Religious rituals, demonstrating artistic expression and a calm and reverent attitude to treating children are the key tenets to parenting in Bali.
Driving through the trafficked streets of Kuta recently I was alarmed to see a little Balinese boy no more than three years old inadvertently step off the pavement and onto a busy road in order to better see what a vendor was selling on his bicycle food cart. My parenting instinct was immediately triggered and I was on red alert to jump out of the car and pull him to safety. As I watched I saw the vendor gently take the little boy’s hand and steer him back onto the pavement calmly and without fuss. There were no recriminations or raised voices.
Another night at a restaurant a toddler from Australia was veering around the tables crashing from calamity to chaos while his tired parents obliviously enjoyed their meal. I watched the Balinese security guard from the restaurant scoop up the little boy as he was about to launch himself off a step and then carried him around the restaurant singing and laughing before returning him to his parents. There was no blaming or judgement or any expectation of reward, it was an instinctual gesture of caring for children that I rarely see in Australia, particularly when eating at a cafe or restaurant.
Visitors to Bali with children can’t help but notice the delight and interest that Balinese people take in both Balinese and visiting western children. And if you look a bit harder you notice that Balinese children appear to be unencumbered, happy children who take care of each other and are invariably polite and well- behaved.
Balinese parenting is strictly guided with rituals and beliefs that appear to have changed little over time, even with the influx of tourism to Bali and the introduction by the Indonesian government of a western style of education. A Balinese form of Hindu religious rituals unique to Bali are still central to Balinese daily life, children are believed to be sacred gifts from the gods and are highly valued in Balinese society. Children spend a lot of time with extended family and friends and learn religious practices as they learn to speak and walk. Participation in religious life is not a choice but an unspoken expectation.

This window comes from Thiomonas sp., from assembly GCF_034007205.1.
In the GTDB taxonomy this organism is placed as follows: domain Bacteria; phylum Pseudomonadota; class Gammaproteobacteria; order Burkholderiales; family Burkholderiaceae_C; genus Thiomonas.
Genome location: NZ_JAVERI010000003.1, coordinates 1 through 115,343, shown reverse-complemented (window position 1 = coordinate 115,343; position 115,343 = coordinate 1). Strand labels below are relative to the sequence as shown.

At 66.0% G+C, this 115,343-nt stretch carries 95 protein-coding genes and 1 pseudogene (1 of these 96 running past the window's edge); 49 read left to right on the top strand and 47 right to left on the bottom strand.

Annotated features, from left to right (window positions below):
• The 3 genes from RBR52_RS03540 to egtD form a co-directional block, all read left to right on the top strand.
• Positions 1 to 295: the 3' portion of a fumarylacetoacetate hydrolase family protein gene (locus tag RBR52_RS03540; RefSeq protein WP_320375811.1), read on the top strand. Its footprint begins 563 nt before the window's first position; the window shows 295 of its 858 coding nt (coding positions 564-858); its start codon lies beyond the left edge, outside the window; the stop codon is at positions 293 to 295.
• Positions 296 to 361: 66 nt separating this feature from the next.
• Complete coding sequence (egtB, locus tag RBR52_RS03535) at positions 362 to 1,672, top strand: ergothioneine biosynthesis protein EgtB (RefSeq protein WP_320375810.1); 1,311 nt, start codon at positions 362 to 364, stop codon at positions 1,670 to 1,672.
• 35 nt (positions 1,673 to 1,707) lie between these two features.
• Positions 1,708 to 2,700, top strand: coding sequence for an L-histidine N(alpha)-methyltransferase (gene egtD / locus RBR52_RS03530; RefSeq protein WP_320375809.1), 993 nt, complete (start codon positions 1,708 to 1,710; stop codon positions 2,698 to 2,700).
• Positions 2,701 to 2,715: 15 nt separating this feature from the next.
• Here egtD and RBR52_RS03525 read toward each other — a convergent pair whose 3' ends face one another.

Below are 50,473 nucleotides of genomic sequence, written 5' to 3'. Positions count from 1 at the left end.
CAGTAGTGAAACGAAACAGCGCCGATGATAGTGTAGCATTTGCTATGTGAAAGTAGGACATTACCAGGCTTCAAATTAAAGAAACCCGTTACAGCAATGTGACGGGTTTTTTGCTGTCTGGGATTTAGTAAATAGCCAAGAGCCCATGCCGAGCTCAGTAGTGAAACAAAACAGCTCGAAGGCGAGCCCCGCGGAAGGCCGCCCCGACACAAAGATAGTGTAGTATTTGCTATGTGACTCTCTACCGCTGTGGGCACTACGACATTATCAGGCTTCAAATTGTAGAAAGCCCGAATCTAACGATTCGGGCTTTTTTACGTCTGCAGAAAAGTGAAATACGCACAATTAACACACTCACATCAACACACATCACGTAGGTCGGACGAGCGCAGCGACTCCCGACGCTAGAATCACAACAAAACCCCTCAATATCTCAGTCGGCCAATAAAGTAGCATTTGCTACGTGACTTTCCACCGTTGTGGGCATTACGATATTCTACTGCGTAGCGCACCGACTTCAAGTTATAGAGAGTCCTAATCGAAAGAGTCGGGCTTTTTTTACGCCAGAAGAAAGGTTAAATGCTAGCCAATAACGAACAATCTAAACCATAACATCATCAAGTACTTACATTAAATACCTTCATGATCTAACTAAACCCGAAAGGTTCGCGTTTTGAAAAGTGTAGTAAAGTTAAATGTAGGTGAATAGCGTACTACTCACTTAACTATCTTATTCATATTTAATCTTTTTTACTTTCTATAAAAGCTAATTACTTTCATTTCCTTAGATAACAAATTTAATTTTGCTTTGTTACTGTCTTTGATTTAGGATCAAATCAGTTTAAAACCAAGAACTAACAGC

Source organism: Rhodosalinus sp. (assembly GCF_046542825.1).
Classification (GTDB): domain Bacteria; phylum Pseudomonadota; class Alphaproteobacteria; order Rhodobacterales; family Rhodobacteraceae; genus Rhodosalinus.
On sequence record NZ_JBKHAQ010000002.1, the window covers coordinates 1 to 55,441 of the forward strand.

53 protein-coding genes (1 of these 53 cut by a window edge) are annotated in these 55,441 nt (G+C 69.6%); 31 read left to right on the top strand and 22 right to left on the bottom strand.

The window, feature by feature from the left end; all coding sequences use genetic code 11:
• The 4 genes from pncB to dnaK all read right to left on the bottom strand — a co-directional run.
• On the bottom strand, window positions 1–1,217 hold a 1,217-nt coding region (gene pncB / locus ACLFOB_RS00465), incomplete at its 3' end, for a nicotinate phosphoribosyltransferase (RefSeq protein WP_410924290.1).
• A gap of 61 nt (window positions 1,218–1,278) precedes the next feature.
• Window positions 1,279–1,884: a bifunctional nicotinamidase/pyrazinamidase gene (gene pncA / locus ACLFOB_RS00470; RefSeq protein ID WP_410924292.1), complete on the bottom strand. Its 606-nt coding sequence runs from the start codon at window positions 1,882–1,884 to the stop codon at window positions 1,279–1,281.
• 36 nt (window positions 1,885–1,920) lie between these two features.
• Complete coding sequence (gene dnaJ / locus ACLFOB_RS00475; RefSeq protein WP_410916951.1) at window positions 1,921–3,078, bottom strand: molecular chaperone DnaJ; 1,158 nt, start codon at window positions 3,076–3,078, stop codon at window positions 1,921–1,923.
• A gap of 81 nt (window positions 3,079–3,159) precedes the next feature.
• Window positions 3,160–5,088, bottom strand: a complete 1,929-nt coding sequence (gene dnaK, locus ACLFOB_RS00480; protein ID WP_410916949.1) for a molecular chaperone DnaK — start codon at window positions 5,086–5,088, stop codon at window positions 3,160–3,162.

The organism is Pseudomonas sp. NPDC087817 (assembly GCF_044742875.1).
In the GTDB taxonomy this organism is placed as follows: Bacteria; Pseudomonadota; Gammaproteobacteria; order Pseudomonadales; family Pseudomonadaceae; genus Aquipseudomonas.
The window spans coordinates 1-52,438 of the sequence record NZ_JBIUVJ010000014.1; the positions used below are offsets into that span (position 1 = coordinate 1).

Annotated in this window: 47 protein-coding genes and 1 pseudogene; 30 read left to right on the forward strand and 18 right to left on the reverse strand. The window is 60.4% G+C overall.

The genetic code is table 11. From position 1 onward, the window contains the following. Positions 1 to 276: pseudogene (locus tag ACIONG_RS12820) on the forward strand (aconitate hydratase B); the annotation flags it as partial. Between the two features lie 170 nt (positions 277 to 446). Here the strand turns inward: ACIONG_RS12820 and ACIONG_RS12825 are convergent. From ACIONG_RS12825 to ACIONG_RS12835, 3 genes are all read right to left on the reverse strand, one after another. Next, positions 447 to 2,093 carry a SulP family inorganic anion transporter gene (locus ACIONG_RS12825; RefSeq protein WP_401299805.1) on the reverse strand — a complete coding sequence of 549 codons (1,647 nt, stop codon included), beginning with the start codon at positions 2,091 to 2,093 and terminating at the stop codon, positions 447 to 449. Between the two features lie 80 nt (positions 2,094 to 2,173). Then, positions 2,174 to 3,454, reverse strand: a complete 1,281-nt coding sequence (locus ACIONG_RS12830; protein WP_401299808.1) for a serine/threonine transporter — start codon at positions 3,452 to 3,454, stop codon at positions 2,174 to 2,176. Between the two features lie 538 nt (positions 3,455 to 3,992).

The first ceremony of a Balinese takes place in-utero, around the sixth month of the pregnancy. A ceremony with offerings is conducted to ensure the well being and health of the baby. Once the baby is born the placenta is placed in a coconut which is wrapped in a white cloth and buried near the entrance of the parent’s household.
Between the 12th and 42nd day of the child’s birth the mother and baby are considered unclean. Therefore a series of ceremonies take place in which both are purified in order to participate in Balinese festivals and religious events.
The 105th day is one of the important days for the child as only then will it be given a name. Also during this Bali ceremony the baby is fully welcomed into the family.
The baby is carried at all times until the Otonan ceremony, which marks the child’s departure from the divine world into the human world. On the 210th day, the baby is allowed to touch the ground for the first time. Because the ground is considered impure, the baby has always been carried around up to this day. As a result most Balinese babies don’t ever crawl.
When a Balinese boy or girl reaches adolescence the important and painful tooth-filing ceremony takes place, usually before marriage. It is believed that filing down the teeth keeps the Six Enemies at bay: lust, greed, anger, intoxication, confusion and jealousy.
Strong emotions by parents and their children in Bali are avoided and discouraged. Emotional upsets are believed to weaken or endanger a child’s life-force so babies are treated with extreme care and calm. An important part of parenting is teaching the child emotional control. Tantrums are ignored.
Artistic expression also continues to permeate daily life in Bali. Exquisite offerings are handmade by women from palm leaves and offered three times a day to bring prosperity and health and appease the gods. Children will either watch or assist with this. Children are an integral part of dance ceremonies and performances and, depending on their family’s profession are encouraged to learn carving, painting, shadow puppetry, sculpture, mask making or jewellery production.
Bali is often referred to in discussions about the controversial attachment parenting Continuum Concept introduced by Jean Liedloff who advocated co-sleeping, breastfeeding on demand and constant physical contact with the mother. Liedloff believed that this style of childcare led to greater self-esteem and allows the child to become more independent than those whose cries go unanswered for fear of “spoiling” them.
In isolation though, the concept of attachment parenting in the west has little in common with the Balinese style of child rearing which is steeped in religion, ceremony and village life. Parents now need to make their own decisions about what’s right for their family and support others who have made different choices without judgement or criticism. Unlike parents in Bali, we no longer have a set of ceremonies and rituals to guide us, and the myriad of choices and theories that we have available to us can make the challenge of being a good parent all the more difficult and confusing. We can create our own ceremonies and rituals and by recognising and celebrating appropriate rites of passage in our children’s lives we create a sense of family and community. As the Balinese have shown us, creating a supportive community that accepts and embraces babies and children can be a joyful and happy place for everyone.